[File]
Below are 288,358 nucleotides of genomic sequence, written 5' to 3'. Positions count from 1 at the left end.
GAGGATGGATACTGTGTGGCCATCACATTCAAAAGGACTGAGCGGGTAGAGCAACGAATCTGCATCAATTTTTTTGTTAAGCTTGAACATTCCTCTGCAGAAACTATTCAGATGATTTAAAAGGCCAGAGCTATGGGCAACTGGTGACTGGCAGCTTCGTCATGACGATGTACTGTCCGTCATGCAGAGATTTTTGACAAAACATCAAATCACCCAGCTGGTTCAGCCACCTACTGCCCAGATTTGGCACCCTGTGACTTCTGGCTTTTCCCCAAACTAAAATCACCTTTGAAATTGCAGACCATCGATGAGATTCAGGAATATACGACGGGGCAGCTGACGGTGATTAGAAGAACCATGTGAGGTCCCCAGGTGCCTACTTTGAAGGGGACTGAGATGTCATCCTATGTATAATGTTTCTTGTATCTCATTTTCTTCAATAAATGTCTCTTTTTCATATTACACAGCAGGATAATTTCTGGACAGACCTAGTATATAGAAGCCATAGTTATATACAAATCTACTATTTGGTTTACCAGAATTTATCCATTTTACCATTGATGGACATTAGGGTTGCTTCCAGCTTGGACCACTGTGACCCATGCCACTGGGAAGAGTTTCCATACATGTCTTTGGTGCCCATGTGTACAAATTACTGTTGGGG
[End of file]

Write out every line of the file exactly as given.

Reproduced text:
Below are 288,358 nucleotides of genomic sequence, written 5' to 3'. Positions count from 1 at the left end.
GAGGATGGATACTGTGTGGCCATCACATTCAAAAGGACTGAGCGGGTAGAGCAACGAATCTGCATCAATTTTTTTGTTAAGCTTGAACATTCCTCTGCAGAAACTATTCAGATGATTTAAAAGGCCAGAGCTATGGGCAACTGGTGACTGGCAGCTTCGTCATGACGATGTACTGTCCGTCATGCAGAGATTTTTGACAAAACATCAAATCACCCAGCTGGTTCAGCCACCTACTGCCCAGATTTGGCACCCTGTGACTTCTGGCTTTTCCCCAAACTAAAATCACCTTTGAAATTGCAGACCATCGATGAGATTCAGGAATATACGACGGGGCAGCTGACGGTGATTAGAAGAACCATGTGAGGTCCCCAGGTGCCTACTTTGAAGGGGACTGAGATGTCATCCTATGTATAATGTTTCTTGTATCTCATTTTCTTCAATAAATGTCTCTTTTTCATATTACACAGCAGGATAATTTCTGGACAGACCTAGTATATAGAAGCCATAGTTATATACAAATCTACTATTTGGTTTACCAGAATTTATCCATTTTACCATTGATGGACATTAGGGTTGCTTCCAGCTTGGACCACTGTGACCCATGCCACTGGGAAGAGTTTCCATACATGTCTTTGGTGCCCATGTGTACAAATTACTGTTGGGG